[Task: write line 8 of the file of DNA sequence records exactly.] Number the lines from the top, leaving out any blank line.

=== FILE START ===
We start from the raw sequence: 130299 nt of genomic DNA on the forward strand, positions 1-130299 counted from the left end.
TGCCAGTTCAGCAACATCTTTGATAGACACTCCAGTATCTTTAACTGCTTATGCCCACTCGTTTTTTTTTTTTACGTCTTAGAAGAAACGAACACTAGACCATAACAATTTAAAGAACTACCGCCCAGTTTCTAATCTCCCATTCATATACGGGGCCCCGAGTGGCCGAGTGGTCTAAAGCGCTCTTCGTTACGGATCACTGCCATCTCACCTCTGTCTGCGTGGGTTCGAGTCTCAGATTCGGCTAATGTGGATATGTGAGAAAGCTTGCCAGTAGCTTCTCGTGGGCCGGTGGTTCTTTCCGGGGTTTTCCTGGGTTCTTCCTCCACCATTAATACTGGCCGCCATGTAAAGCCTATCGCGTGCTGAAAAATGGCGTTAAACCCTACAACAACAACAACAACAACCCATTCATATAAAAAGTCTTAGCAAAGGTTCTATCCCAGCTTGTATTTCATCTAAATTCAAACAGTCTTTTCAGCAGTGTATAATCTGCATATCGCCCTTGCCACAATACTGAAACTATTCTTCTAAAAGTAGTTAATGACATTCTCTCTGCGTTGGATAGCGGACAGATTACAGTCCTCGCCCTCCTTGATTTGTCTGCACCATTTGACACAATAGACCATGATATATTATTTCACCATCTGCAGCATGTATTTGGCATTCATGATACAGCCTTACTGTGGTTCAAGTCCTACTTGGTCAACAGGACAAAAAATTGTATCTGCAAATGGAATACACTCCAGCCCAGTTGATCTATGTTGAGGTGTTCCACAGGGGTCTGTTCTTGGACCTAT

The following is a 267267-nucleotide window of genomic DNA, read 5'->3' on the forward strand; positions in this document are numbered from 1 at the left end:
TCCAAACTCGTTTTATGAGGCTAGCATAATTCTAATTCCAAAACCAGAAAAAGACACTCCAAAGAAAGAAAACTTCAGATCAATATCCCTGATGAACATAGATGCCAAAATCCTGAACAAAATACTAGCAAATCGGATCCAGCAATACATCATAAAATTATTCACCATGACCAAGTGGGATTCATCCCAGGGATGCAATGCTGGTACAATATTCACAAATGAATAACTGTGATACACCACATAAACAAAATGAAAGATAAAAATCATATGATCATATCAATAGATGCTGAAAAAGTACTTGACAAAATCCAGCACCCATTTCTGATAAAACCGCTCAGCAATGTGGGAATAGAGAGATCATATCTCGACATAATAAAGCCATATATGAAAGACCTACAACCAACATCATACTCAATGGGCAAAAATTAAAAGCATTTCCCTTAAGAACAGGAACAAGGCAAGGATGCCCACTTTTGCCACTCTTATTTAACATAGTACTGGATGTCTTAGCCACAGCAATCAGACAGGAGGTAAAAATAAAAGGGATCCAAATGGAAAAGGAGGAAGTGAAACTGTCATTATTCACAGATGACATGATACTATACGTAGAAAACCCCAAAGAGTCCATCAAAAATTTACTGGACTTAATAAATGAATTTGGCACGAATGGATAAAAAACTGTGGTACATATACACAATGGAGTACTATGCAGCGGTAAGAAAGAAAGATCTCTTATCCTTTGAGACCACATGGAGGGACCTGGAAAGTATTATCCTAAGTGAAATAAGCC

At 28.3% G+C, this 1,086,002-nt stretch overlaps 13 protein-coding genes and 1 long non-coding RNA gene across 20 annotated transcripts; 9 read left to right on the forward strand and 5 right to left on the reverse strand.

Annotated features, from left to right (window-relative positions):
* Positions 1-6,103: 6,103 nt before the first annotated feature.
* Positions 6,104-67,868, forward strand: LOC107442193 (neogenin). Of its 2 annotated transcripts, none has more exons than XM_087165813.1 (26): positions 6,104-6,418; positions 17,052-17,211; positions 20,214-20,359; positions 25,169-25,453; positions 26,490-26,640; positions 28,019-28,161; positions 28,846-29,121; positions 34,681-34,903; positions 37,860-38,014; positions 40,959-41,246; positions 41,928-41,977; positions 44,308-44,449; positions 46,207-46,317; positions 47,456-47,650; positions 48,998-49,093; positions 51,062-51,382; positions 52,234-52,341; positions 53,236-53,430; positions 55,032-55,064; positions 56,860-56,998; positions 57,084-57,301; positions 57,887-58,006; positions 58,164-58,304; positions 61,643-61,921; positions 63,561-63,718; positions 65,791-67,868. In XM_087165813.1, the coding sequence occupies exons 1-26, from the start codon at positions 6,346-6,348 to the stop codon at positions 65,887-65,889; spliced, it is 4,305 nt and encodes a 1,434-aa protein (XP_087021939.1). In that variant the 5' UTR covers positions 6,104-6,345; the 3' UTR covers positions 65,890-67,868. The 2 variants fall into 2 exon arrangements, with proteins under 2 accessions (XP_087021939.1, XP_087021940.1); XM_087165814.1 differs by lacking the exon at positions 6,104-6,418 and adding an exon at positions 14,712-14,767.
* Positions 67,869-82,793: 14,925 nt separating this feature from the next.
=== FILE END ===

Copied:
* Positions 6,104-67,868, forward strand: LOC107442193 (neogenin). Of its 2 annotated transcripts, none has more exons than XM_087165813.1 (26): positions 6,104-6,418; positions 17,052-17,211; positions 20,214-20,359; positions 25,169-25,453; positions 26,490-26,640; positions 28,019-28,161; positions 28,846-29,121; positions 34,681-34,903; positions 37,860-38,014; positions 40,959-41,246; positions 41,928-41,977; positions 44,308-44,449; positions 46,207-46,317; positions 47,456-47,650; positions 48,998-49,093; positions 51,062-51,382; positions 52,234-52,341; positions 53,236-53,430; positions 55,032-55,064; positions 56,860-56,998; positions 57,084-57,301; positions 57,887-58,006; positions 58,164-58,304; positions 61,643-61,921; positions 63,561-63,718; positions 65,791-67,868. In XM_087165813.1, the coding sequence occupies exons 1-26, from the start codon at positions 6,346-6,348 to the stop codon at positions 65,887-65,889; spliced, it is 4,305 nt and encodes a 1,434-aa protein (XP_087021939.1). In that variant the 5' UTR covers positions 6,104-6,345; the 3' UTR covers positions 65,890-67,868. The 2 variants fall into 2 exon arrangements, with proteins under 2 accessions (XP_087021939.1, XP_087021940.1); XM_087165814.1 differs by lacking the exon at positions 6,104-6,418 and adding an exon at positions 14,712-14,767.